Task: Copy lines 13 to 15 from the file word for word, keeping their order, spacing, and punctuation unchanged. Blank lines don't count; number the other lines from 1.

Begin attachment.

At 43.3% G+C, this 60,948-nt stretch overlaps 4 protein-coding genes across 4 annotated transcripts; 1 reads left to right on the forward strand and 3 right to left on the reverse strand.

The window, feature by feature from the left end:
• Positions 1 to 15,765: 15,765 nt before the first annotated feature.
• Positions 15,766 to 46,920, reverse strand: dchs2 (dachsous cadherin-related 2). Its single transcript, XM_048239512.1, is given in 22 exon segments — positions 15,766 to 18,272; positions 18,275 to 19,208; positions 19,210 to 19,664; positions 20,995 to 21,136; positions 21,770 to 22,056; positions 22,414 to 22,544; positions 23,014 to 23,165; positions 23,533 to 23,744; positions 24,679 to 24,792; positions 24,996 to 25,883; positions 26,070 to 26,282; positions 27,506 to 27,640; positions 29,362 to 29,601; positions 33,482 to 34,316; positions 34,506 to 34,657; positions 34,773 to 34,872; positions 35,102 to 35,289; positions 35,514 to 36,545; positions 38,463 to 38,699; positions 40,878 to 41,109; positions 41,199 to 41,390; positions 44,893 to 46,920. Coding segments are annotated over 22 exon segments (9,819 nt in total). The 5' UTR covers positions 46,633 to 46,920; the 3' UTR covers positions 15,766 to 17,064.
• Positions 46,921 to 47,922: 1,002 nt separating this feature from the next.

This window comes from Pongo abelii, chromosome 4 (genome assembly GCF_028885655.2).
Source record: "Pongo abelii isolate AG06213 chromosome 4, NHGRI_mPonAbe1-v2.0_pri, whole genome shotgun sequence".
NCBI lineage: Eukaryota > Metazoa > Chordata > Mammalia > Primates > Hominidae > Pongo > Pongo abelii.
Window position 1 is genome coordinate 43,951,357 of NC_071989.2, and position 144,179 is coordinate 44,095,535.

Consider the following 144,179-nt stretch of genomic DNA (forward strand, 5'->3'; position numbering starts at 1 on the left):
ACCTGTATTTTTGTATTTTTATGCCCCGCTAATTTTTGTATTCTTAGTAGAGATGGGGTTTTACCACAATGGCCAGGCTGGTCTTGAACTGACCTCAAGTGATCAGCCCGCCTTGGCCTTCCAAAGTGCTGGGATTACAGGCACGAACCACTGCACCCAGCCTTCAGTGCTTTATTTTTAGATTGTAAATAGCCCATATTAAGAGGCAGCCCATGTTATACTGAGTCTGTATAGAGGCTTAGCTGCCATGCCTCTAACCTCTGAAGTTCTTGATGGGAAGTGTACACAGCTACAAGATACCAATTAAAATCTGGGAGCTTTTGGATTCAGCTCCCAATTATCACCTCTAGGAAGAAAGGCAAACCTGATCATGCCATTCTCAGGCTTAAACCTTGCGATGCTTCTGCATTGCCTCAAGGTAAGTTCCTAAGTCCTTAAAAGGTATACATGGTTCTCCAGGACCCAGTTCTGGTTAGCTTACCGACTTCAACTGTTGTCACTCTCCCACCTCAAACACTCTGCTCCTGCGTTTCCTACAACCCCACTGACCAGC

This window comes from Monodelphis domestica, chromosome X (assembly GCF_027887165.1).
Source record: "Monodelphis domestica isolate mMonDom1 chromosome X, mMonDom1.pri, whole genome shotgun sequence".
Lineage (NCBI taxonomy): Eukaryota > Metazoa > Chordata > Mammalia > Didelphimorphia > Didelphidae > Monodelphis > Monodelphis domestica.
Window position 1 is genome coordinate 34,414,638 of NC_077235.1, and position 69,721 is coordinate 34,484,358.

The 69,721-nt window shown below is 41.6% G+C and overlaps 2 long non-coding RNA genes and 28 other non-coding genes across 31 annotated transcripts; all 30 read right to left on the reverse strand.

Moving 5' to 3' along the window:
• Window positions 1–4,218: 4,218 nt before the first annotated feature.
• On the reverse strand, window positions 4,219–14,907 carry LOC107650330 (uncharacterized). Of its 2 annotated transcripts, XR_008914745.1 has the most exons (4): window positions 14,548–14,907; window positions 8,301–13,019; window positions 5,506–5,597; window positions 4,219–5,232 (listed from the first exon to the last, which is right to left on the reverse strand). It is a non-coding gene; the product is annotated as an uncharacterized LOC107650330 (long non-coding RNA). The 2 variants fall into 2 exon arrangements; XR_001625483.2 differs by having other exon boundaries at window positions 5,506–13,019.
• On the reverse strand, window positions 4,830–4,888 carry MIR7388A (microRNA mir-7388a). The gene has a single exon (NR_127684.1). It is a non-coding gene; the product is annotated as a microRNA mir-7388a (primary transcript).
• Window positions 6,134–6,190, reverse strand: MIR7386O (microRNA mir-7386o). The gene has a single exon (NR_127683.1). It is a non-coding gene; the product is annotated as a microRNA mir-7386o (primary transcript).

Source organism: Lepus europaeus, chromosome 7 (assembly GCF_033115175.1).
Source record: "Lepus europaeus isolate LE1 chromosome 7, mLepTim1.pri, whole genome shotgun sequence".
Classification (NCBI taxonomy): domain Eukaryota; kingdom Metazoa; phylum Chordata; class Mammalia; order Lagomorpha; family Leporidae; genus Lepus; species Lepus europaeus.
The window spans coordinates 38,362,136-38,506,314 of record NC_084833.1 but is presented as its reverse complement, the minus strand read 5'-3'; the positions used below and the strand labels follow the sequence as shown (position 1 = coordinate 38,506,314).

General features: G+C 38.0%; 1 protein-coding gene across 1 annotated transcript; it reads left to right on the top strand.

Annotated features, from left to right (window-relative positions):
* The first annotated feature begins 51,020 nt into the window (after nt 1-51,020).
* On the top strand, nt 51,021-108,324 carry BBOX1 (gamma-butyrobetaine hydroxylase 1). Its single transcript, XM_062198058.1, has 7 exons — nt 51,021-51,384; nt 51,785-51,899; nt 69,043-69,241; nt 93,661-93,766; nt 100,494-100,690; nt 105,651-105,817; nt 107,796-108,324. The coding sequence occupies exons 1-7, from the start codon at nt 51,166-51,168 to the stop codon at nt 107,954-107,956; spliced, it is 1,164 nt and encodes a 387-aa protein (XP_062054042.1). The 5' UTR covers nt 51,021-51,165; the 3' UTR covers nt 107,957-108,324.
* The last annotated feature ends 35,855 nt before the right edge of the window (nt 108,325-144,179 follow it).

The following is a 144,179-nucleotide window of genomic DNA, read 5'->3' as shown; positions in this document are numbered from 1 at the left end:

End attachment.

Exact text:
Source record: "Monodelphis domestica isolate mMonDom1 chromosome X, mMonDom1.pri, whole genome shotgun sequence".
Lineage (NCBI taxonomy): Eukaryota > Metazoa > Chordata > Mammalia > Didelphimorphia > Didelphidae > Monodelphis > Monodelphis domestica.
Window position 1 is genome coordinate 34,414,638 of NC_077235.1, and position 69,721 is coordinate 34,484,358.